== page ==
Pennsylvania Supreme Court Restores “Rule of Capture” to Hydraulic Fracturing, But Trespass Claims Could Continue

In a split 3-2 decision, the Pennsylvania Supreme Court decided that the centuries-old rule of capture applies to hydraulic fracturing operations within the commonwealth, ending multi-year litigation where this critical concept received widespread scrutiny across the energy industry. See Briggs v. Southwestern Energy Production Co. This decision overturns Pennsylvania’s intermediary appellate court’s ruling, which had rejected the application of the rule of capture to fracking, as we reported.  

​Pennsylvania’s rule of capture allows drillers to drain a natural resource, including oil, gas, or water, from beneath property they do not own so long as …

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Wastewater-Induced Earthquakes May Cause Rising Insurance Rates, But Are Costs Recoverable? Tenth Circuit Says No

The Tenth Circuit Court of Appeals recently dismissed a putative class action (i.e., an uncertified class), alleging that fracking operations by various natural gas companies in Oklahoma increased the risk of earthquakes in the state, causing property insurance premiums to rise for local residents.

In Meier v. Chesapeake Operating LLC, et. al., residents of Oklahoma claimed that wastewater disposal wells drilled into the Arbuckle formation, a 7,000-foot-deep sedimentary rock layer below the surface, have caused thousands of manmade earthquakes across the state since 2008.  …

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Florida Governor Takes on the Environment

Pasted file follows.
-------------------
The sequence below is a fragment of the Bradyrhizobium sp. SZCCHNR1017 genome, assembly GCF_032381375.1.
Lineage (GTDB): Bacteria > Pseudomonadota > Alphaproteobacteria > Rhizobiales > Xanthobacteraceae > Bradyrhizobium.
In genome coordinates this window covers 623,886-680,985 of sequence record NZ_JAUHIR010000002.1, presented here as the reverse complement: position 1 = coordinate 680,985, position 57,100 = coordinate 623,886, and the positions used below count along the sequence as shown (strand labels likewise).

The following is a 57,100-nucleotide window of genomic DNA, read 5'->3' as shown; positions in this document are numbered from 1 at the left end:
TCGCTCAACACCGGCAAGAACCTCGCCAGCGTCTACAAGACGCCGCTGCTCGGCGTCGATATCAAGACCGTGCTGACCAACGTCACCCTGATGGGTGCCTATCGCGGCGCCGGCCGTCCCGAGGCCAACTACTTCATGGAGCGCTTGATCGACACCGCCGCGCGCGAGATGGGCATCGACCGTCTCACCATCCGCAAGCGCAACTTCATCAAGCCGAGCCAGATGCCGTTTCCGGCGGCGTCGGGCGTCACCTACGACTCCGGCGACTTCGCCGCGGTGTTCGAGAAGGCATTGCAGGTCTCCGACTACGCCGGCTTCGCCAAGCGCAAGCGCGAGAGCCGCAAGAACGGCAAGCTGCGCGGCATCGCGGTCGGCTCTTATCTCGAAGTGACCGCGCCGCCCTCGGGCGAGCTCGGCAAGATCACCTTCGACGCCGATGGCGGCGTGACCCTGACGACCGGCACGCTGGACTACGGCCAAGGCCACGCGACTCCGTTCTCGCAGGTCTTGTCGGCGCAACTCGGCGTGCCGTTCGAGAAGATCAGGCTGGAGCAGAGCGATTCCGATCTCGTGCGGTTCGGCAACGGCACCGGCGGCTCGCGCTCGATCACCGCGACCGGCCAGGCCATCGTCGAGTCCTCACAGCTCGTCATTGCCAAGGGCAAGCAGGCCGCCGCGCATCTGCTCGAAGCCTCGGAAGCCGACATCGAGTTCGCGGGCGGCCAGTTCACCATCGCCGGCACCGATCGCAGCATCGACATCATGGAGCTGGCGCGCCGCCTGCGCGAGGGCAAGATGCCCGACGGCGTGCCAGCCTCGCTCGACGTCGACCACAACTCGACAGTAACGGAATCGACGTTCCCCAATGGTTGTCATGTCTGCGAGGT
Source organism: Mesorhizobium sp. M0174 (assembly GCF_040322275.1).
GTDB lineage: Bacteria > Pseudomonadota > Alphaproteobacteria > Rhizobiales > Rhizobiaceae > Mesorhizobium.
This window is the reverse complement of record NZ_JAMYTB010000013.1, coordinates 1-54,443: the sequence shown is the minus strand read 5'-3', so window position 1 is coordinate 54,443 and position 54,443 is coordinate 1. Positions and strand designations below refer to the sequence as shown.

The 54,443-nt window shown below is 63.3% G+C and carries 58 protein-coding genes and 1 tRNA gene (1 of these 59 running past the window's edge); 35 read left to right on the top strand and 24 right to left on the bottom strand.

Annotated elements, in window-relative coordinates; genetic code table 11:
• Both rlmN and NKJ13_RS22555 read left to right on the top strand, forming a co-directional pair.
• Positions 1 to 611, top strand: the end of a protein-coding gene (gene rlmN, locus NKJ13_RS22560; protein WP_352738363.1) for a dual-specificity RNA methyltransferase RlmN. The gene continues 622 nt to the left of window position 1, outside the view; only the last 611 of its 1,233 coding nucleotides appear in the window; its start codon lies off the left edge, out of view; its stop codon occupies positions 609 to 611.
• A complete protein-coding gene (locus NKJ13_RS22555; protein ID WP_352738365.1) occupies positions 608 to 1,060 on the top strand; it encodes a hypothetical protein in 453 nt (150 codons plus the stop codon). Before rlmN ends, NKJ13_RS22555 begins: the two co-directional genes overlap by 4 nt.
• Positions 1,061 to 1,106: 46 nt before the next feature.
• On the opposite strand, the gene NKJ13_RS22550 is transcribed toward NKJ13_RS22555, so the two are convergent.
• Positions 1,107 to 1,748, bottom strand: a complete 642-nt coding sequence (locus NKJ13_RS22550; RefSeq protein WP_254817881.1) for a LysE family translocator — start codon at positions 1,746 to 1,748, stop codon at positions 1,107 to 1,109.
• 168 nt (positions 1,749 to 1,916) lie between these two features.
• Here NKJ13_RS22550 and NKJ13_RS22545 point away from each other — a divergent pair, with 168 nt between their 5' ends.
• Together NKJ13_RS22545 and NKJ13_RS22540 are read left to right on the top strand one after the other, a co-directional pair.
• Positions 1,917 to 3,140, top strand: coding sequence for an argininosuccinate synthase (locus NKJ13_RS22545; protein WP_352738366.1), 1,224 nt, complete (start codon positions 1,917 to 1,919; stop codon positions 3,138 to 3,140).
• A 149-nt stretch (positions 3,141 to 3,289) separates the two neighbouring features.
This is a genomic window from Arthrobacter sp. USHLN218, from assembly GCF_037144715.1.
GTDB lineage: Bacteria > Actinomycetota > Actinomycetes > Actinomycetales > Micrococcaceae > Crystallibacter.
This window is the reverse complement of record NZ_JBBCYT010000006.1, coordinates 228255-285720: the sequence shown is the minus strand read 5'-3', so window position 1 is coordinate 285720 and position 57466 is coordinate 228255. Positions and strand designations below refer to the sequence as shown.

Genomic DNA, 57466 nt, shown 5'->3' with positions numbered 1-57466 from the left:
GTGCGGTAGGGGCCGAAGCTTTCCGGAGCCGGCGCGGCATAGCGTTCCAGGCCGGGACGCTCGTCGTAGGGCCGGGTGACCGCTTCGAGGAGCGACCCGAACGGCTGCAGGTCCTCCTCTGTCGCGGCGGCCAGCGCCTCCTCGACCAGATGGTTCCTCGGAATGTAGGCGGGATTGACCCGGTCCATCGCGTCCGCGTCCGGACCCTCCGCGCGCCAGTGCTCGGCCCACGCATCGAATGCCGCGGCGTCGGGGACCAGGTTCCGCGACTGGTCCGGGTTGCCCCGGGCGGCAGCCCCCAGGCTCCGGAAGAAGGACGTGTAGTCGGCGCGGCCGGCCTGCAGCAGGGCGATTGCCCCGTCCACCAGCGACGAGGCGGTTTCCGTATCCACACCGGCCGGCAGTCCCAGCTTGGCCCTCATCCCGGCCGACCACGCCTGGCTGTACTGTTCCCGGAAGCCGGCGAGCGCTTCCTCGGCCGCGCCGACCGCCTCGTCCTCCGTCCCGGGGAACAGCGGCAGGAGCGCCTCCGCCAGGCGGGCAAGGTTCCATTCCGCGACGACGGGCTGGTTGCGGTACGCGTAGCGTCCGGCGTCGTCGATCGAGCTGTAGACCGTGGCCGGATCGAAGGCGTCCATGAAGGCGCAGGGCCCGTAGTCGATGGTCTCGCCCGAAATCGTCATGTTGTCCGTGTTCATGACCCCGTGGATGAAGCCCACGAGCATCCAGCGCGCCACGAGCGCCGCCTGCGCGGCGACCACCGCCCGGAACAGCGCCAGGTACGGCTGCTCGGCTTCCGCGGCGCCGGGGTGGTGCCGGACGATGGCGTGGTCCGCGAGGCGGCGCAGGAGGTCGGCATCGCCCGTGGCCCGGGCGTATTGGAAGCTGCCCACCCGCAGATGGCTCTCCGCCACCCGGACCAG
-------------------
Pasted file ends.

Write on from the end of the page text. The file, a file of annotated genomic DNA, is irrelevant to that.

Environmental remediation work is about to pick up steam in Florida. In his first major policy act, recently inaugurated Florida Governor Ron DeSantis issued a broad executive order last Thursday aimed at tackling numerous water and environmental issues confronting the state. DeSantis, who was inaugurated on January 8, took office facing a number of environmental crises, including unprecedented levels of the red tide bacteria that killed wildlife and closed beaches along the Gulf of Mexico last year; toxic blue-green algae that has choked the St. …

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PA Supreme Court Enforces “Impact Fees” Against Natural Gas Drillers, Defines Scope

The Pennsylvania Supreme Court has issued an opinion providing guidance to the natural gas industry regarding the application of “impact fees” associated with hydraulic fracturing.

​In Snyder Brothers, Inc., v. Pennsylvania Public Utility Commission, et. al., the court decided that natural gas drillers whose production from wells exceeds 90,000 cubic feet per day, for even one month of the year, will be required to pay impact fees. The decision overturns Pennsylvania’s intermediary appellate court’s prior decision that allowed drillers to avoid the impact fee …

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Fracking Wastewater Does Not Meet Definition of “Toxic” Under Pennsylvania Law, Appellate Court Says

Pennsylvania’s appellate courts continue to be active in shaping the state’s laws surrounding hydraulic fracturing. Recently, in Protect PT v. Penn Township Zoning Hearing Board and Apex Energy (PA) LLC, the Commonwealth Court affirmed a zoning board’s decision permitting a natural gas company to store large quantities of wastewater from fracking operations at and around multiple drilling sites because it did not meet the definition of “toxic” material, as set forth under local ordinance, among other reasons.

In this decision involving multiple special exception …